Nomura Banker Not Amused By Being Told She Was Better Suited For Housework, Boss Referring To Her Rack As "Knockers"

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Kidding, no one would ever use a term like that in the office. What the guy actually called them was "honkers." As previously discussed, Nomura's acquisition of Lehman's internal operations has not gone as smoothly as everyone had hoped. The Lehman employees are very difficult, all but refusing to submit to their new employer's way of doing things. Particularly the womenfolk. They spent the summer slutting it up in sleeveless shirts, and, despite being told, pointblank, that women exist to serve, they still just seem to not get it. So I guess it shouldn't come as a surprise that they'd raise a ruckus over pretty standard business practices like having their jugs referred to as "honkers" in front of colleagues, and it be suggested that their time would be better spent tidying up the house. What's next, panties in a bunch over being told to get back in the kitchen? And is "bazonkas" not okay anymore? (Serious questions.)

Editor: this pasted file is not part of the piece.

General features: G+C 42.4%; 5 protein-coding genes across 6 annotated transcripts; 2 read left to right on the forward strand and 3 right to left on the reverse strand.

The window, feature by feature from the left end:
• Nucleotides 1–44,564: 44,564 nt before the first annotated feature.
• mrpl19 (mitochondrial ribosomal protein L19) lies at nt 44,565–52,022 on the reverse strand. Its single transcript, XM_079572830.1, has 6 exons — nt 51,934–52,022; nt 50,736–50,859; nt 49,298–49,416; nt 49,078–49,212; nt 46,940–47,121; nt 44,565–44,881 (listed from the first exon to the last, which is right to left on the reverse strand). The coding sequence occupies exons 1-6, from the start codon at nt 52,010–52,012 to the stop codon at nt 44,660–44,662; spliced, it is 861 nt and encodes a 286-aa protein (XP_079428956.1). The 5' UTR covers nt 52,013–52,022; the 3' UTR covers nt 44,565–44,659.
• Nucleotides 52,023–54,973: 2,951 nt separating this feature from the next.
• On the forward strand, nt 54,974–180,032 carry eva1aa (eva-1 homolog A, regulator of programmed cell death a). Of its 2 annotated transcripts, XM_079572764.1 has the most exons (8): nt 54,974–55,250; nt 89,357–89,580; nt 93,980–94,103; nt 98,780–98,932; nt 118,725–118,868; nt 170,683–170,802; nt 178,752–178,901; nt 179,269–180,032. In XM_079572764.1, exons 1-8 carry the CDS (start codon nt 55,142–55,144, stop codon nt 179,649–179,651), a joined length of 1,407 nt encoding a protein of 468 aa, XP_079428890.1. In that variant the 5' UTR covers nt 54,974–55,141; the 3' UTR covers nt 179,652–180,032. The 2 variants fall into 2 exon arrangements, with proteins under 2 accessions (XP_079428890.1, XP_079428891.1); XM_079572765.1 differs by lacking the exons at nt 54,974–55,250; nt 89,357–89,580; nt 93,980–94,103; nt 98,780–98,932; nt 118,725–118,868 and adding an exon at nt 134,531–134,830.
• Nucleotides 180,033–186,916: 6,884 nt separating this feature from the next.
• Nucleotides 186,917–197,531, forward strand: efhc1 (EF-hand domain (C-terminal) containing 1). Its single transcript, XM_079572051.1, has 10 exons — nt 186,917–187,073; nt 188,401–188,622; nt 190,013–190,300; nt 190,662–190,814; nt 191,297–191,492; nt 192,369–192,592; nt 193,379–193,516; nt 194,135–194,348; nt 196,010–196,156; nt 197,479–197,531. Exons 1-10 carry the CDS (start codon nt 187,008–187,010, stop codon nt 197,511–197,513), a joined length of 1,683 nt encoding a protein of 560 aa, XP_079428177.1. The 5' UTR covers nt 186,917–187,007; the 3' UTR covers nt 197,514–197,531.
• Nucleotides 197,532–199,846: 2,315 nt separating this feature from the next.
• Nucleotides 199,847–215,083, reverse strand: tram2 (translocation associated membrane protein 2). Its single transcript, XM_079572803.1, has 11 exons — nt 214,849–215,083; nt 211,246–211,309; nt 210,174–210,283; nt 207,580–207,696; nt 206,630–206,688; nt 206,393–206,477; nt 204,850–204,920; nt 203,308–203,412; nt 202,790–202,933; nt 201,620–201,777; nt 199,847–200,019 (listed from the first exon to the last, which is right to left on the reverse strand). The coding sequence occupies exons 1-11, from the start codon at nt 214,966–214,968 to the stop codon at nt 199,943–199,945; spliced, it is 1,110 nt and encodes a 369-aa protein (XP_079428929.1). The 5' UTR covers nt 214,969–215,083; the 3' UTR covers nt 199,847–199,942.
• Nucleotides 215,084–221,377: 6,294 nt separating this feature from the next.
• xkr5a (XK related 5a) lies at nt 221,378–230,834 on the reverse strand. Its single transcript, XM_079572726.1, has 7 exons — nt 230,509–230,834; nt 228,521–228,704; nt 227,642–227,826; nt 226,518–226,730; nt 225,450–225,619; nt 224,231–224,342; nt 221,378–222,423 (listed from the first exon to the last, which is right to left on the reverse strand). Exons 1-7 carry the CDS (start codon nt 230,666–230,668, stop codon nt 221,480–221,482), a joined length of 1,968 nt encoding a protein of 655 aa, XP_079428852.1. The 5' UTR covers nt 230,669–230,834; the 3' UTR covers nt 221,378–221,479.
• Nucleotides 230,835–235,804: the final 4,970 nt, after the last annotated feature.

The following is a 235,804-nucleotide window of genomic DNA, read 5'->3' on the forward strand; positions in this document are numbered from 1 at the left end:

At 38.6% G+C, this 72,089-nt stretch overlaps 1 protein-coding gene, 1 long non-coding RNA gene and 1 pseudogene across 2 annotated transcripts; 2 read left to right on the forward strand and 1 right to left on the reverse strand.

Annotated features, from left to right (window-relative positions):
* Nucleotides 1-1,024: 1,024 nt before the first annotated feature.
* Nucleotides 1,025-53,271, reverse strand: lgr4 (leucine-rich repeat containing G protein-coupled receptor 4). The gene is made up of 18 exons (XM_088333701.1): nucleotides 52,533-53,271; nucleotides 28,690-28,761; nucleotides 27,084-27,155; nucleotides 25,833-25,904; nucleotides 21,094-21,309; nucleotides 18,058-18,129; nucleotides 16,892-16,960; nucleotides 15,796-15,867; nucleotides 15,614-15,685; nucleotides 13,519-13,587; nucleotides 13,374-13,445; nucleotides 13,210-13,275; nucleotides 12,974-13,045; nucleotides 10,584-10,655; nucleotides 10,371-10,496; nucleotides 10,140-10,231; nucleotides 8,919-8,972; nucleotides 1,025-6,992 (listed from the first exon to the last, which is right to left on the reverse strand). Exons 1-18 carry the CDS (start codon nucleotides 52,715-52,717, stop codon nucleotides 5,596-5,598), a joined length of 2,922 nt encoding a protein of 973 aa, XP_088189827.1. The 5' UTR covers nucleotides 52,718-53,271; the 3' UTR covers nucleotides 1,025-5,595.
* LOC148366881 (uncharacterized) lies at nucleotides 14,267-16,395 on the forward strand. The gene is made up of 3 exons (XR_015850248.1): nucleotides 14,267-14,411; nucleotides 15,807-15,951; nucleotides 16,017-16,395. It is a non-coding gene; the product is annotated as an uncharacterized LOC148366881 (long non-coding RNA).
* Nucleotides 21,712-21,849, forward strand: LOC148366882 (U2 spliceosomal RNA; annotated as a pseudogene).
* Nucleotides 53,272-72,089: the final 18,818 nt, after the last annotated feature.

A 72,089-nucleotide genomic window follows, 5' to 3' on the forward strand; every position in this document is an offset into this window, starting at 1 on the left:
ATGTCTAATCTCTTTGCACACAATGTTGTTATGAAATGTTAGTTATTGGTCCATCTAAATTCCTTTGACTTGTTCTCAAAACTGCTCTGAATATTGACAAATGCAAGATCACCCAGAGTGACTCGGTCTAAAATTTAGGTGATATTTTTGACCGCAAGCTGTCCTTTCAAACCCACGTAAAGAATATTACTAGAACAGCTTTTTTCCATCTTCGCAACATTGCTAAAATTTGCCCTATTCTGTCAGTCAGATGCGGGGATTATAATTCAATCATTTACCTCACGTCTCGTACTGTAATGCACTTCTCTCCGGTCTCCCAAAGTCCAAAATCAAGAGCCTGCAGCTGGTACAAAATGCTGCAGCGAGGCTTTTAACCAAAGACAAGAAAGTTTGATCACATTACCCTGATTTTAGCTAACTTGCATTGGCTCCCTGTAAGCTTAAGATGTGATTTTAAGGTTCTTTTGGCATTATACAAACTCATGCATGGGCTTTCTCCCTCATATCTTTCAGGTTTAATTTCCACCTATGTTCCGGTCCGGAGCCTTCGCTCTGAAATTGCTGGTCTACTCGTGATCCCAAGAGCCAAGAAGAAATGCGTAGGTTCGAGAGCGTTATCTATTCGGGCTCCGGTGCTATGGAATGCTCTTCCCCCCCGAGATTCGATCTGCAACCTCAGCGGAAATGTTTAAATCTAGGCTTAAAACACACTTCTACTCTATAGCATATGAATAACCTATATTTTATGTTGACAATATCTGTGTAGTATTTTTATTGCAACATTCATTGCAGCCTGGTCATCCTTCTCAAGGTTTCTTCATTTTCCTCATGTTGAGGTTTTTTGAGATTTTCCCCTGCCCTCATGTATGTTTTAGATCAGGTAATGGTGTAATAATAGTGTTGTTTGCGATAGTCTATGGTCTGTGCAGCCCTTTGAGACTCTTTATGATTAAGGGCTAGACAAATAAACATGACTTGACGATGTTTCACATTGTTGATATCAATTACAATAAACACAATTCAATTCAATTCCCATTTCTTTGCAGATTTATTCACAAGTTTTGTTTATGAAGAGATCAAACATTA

Maureen Murphy, 30, alleges that one woman trader had her breasts referred to as "honkers" during a meeting. She also claims that a male colleague at the bank said women "belonged at home cleaning floors".

Murphy, a senior analyst earning £55,000-a-year and Anna Francis, 37, had worked in Asian equities sales at Lehman Brothers in Canary Wharf before the bank collapsed in September last year. The two women were moved to Nomura as part of a buyout. Francis worked as an executive on £250,000-a-year including bonus. But the pair claimed at Central London Employment Tribunal that sexist Japanese company chiefs effectively sidelined them because they were women and not Japanese. Their barrister Michael Duggan told the tribunal: "This organisation is racist and sexist." In legal papers Murphy, who lives in Islington, alleges that one male client said to her colleague Melissa Holian: "Oh, you don't have your honkers out today."

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